The remaining verses of Psalm 118 are said, in the traditional Benedictine Office, on Sunday and Monday Terce to None, with each hour consisting of 24 verses instead of the Roman 48.
St Benedict also gave Prime during the week much more substantive content, fitting with its character as preparation for the day's work. Instead of a repeated psalm each day, he allocated psalms 1-2 and 6-19 to the hour, all of which contain important catechetical content.
The post-Tridentine version of Prime made a move in this direction by adding one of Psalms 21-25 to each day's roster, but at a cost of further lengthening the hour. On average, the pre-1911 Prime averaged 58 verses of psalms a day; by contrast the Benedictine Office averages only 40.
Terce to Sext
St Benedict's biggest change to the Roman Office though, was to dump Psalm 118 out of the weekday Office, and instead have his monks say the first nine of the Gradual, or Psalms of Ascent, at Terce to None. These psalms are very short, so that Benedictine Terce to None average only around 22 verses each (compared to the old Roman 48). They are easily memorized and so could be said in the fields or workplace if necessary, as St Benedict specifically allows.
Like Psalm 118, their repetition serves to constantly reinforce fairly straight forward messages, about the necessary virtues to be cultivated in the course of our daily life. But they also set down a key challenge: it is not enough to merely keep the commandments, St Benedict seems to be telling us; we must also work to ascend the spiritual ladder towards heaven.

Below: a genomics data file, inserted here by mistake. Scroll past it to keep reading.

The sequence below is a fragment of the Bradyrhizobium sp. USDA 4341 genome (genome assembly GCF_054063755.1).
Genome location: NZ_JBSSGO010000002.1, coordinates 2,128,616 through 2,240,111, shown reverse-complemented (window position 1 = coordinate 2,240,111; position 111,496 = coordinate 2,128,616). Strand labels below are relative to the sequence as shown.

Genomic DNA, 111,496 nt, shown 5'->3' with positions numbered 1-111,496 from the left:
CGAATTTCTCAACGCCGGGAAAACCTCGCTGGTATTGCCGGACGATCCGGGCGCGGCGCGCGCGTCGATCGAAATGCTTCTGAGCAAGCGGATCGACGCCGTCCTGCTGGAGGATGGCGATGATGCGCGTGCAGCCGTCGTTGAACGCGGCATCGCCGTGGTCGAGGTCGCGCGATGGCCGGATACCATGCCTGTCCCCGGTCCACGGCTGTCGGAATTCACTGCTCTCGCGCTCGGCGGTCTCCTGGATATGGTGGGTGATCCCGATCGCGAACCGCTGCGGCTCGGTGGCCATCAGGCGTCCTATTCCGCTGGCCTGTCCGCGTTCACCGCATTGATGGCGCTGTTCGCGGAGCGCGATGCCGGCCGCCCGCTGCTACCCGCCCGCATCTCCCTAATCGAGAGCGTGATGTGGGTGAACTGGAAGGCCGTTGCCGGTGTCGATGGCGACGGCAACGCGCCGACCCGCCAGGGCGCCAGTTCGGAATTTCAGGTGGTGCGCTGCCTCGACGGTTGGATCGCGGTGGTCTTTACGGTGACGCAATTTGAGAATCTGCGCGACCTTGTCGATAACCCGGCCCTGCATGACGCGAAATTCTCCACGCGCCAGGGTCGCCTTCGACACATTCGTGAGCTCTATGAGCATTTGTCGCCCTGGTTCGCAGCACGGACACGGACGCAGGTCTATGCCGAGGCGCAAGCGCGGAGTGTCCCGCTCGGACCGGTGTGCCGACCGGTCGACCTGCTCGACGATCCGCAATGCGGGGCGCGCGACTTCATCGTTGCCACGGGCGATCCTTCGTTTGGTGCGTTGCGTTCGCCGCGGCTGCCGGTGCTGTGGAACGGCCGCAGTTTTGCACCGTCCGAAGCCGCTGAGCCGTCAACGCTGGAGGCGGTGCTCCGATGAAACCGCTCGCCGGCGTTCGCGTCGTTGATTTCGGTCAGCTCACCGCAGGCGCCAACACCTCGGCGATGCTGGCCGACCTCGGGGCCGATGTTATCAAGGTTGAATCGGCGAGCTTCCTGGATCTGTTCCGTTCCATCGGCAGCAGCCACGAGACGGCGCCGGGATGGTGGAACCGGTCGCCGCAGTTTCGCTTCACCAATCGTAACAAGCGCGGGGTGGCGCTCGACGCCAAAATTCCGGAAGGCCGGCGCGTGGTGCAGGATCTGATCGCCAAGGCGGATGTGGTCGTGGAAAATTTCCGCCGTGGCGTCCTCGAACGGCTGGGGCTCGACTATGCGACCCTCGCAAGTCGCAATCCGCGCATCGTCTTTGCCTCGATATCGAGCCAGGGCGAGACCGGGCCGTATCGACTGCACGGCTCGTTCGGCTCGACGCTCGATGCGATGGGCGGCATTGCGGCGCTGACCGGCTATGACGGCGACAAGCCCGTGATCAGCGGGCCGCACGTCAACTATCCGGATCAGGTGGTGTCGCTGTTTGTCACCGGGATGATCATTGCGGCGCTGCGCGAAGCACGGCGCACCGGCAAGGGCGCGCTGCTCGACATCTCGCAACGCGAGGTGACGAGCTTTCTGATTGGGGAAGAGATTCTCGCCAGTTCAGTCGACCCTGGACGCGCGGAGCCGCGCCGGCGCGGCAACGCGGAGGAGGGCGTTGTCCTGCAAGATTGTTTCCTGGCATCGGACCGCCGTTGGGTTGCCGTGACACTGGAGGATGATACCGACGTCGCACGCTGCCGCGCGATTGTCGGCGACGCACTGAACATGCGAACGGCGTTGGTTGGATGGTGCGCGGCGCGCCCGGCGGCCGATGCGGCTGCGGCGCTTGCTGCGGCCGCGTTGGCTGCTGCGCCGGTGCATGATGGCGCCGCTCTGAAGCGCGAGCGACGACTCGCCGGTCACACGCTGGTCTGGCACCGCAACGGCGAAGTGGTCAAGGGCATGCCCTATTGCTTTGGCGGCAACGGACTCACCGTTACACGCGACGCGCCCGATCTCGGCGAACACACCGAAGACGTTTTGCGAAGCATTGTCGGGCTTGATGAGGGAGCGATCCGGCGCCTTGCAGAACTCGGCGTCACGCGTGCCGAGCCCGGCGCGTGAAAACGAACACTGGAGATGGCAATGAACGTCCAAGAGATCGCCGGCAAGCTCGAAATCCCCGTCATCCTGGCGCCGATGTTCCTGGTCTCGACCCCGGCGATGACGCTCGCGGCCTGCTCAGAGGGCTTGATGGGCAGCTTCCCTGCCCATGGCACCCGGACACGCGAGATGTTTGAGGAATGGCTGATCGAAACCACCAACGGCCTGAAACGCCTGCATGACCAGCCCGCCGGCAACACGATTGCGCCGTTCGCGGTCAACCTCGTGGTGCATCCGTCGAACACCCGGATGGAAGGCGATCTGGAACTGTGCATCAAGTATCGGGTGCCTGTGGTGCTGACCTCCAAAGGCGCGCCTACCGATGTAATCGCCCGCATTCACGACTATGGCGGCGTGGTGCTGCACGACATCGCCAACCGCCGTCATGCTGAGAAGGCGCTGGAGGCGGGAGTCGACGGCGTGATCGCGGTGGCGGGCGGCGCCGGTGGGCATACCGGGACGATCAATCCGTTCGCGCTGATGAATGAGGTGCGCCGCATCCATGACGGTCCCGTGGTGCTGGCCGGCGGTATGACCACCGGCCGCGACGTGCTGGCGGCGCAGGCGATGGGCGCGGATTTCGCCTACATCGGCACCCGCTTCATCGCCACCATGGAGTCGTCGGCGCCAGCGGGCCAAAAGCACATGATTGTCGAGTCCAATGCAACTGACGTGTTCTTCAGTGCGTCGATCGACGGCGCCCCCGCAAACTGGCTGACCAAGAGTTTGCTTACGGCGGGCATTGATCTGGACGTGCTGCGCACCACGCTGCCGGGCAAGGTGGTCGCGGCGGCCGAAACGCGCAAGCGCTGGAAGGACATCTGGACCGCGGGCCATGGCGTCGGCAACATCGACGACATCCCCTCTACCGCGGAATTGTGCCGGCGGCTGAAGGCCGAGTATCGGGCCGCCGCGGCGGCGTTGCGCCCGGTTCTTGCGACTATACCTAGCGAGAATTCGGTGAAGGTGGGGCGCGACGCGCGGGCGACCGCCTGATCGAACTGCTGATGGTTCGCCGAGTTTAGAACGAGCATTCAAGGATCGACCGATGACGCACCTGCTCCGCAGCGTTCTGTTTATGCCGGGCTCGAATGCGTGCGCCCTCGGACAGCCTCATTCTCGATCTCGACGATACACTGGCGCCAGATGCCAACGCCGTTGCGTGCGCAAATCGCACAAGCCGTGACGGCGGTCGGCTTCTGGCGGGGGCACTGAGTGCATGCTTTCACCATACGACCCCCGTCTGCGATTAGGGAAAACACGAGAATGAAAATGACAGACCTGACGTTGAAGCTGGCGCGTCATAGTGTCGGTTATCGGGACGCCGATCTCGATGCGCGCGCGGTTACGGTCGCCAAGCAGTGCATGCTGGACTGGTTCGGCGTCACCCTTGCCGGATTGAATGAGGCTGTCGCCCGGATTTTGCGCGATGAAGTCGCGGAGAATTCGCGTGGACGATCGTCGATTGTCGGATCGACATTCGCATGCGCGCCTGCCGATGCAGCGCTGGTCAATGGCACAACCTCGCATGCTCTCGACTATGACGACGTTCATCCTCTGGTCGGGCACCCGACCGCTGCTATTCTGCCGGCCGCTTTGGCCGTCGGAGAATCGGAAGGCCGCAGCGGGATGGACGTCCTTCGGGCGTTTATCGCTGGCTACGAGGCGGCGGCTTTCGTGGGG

The Pius X reforms
The driving concern of the reforms to the Roman Breviary made under Pope St Pius X was length: making the breviary more 'doable' to priests overloaded with pastoral pressures. As a result, it made a conscious effort to shorten the day hours substantially. The end result is that the 1960 hours of Prime to None average around 30 verses of psalm each on weekdays (but with some variation over the week, and a much longer Office on Sundays).
The approachability of these hours however suffered drastically, in my view, from the decision to reallocate the psalms of Matins to the day hours. The old Roman (and Benedictine) Office featured the repetition of familiar verses with relatively straightforward messages during the day; the new day hours required those who say the Office to grapple with psalms full of difficult concepts and ideas. Instead of being a gentle prod to keep the priest or religious on track during the day, they confront the person praying the Office with the cursing psalms and other difficult to grapple concepts.
In short, the Pius X reforms completely destroyed the character of the Little Hours.
And the reforms ultimately provoked a reaction, in the form of simply cutting all those difficult passages out of the psalter altogether, and all but abolishing the little hours, in the 1971 Liturgy of the Hours....